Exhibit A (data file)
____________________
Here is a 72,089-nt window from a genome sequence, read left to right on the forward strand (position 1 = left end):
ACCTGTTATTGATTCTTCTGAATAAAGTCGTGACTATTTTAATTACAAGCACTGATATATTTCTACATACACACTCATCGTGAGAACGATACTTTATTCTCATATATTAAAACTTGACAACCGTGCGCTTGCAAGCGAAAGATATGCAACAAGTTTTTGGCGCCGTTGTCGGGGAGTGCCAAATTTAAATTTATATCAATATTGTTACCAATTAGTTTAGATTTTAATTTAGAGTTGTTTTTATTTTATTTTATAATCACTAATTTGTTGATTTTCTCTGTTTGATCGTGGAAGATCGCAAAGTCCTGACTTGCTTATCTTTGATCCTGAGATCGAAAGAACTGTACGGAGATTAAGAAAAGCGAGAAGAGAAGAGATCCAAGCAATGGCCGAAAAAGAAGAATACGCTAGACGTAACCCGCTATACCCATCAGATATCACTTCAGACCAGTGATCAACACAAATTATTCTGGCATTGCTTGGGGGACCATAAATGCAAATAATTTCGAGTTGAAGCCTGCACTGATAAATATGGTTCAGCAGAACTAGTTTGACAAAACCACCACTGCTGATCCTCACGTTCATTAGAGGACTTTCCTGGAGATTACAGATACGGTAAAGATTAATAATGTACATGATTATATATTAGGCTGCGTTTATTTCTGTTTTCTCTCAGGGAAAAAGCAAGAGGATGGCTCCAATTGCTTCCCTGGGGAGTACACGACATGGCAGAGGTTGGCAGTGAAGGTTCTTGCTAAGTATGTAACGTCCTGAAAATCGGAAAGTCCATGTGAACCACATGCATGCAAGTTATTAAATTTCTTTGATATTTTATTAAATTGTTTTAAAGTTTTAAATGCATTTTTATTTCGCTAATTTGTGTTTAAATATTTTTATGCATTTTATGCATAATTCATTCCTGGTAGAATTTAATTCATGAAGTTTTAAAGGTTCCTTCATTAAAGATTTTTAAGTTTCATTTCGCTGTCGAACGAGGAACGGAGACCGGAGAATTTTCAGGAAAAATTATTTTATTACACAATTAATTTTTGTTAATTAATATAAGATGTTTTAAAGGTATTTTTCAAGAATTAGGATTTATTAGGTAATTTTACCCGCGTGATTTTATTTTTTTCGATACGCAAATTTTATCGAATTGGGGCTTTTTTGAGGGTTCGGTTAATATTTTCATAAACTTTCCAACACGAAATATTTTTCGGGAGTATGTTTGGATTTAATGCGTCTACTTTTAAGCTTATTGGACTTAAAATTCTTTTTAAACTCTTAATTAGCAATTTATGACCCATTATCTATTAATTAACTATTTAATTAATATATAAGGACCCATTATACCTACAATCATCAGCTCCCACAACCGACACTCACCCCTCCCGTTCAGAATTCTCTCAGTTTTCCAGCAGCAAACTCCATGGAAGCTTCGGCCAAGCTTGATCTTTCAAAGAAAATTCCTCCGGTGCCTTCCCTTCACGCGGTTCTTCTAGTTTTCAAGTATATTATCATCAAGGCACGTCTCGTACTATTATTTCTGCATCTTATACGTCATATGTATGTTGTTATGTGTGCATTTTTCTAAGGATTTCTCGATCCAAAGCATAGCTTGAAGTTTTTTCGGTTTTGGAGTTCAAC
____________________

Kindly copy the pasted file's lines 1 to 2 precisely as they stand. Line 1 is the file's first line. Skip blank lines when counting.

Here is a 72,089-nt window from a genome sequence, read left to right on the forward strand (position 1 = left end):
ACCTGTTATTGATTCTTCTGAATAAAGTCGTGACTATTTTAATTACAAGCACTGATATATTTCTACATACACACTCATCGTGAGAACGATACTTTATTCTCATATATTAAAACTTGACAACCGTGCGCTTGCAAGCGAAAGATATGCAACAAGTTTTTGGCGCCGTTGTCGGGGAGTGCCAAATTTAAATTTATATCAATATTGTTACCAATTAGTTTAGATTTTAATTTAGAGTTGTTTTTATTTTATTTTATAATCACTAATTTGTTGATTTTCTCTGTTTGATCGTGGAAGATCGCAAAGTCCTGACTTGCTTATCTTTGATCCTGAGATCGAAAGAACTGTACGGAGATTAAGAAAAGCGAGAAGAGAAGAGATCCAAGCAATGGCCGAAAAAGAAGAATACGCTAGACGTAACCCGCTATACCCATCAGATATCACTTCAGACCAGTGATCAACACAAATTATTCTGGCATTGCTTGGGGGACCATAAATGCAAATAATTTCGAGTTGAAGCCTGCACTGATAAATATGGTTCAGCAGAACTAGTTTGACAAAACCACCACTGCTGATCCTCACGTTCATTAGAGGACTTTCCTGGAGATTACAGATACGGTAAAGATTAATAATGTACATGATTATATATTAGGCTGCGTTTATTTCTGTTTTCTCTCAGGGAAAAAGCAAGAGGATGGCTCCAATTGCTTCCCTGGGGAGTACACGACATGGCAGAGGTTGGCAGTGAAGGTTCTTGCTAAGTATGTAACGTCCTGAAAATCGGAAAGTCCATGTGAACCACATGCATGCAAGTTATTAAATTTCTTTGATATTTTATTAAATTGTTTTAAAGTTTTAAATGCATTTTTATTTCGCTAATTTGTGTTTAAATATTTTTATGCATTTTATGCATAATTCATTCCTGGTAGAATTTAATTCATGAAGTTTTAAAGGTTCCTTCATTAAAGATTTTTAAGTTTCATTTCGCTGTCGAACGAGGAACGGAGACCGGAGAATTTTCAGGAAAAATTATTTTATTACACAATTAATTTTTGTTAATTAATATAAGATGTTTTAAAGGTATTTTTCAAGAATTAGGATTTATTAGGTAATTTTACCCGCGTGATTTTATTTTTTTCGATACGCAAATTTTATCGAATTGGGGCTTTTTTGAGGGTTCGGTTAATATTTTCATAAACTTTCCAACACGAAATATTTTTCGGGAGTATGTTTGGATTTAATGCGTCTACTTTTAAGCTTATTGGACTTAAAATTCTTTTTAAACTCTTAATTAGCAATTTATGACCCATTATCTATTAATTAACTATTTAATTAATATATAAGGACCCATTATACCTACAATCATCAGCTCCCACAACCGACACTCACCCCTCCCGTTCAGAATTCTCTCAGTTTTCCAGCAGCAAACTCCATGGAAGCTTCGGCCAAGCTTGATCTTTCAAAGAAAATTCCTCCGGTGCCTTCCCTTCACGCGGTTCTTCTAGTTTTCAAGTATATTATCATCAAGGCACGTCTCGTACTATTATTTCTGCATCTTATACGTCATATGTATGTTGTTATGTGTGCATTTTTCTAAGGATTTCTCGATCCAAAGCATAGCTTGAAGTTTTTTCGGTTTTGGAGTTCAAC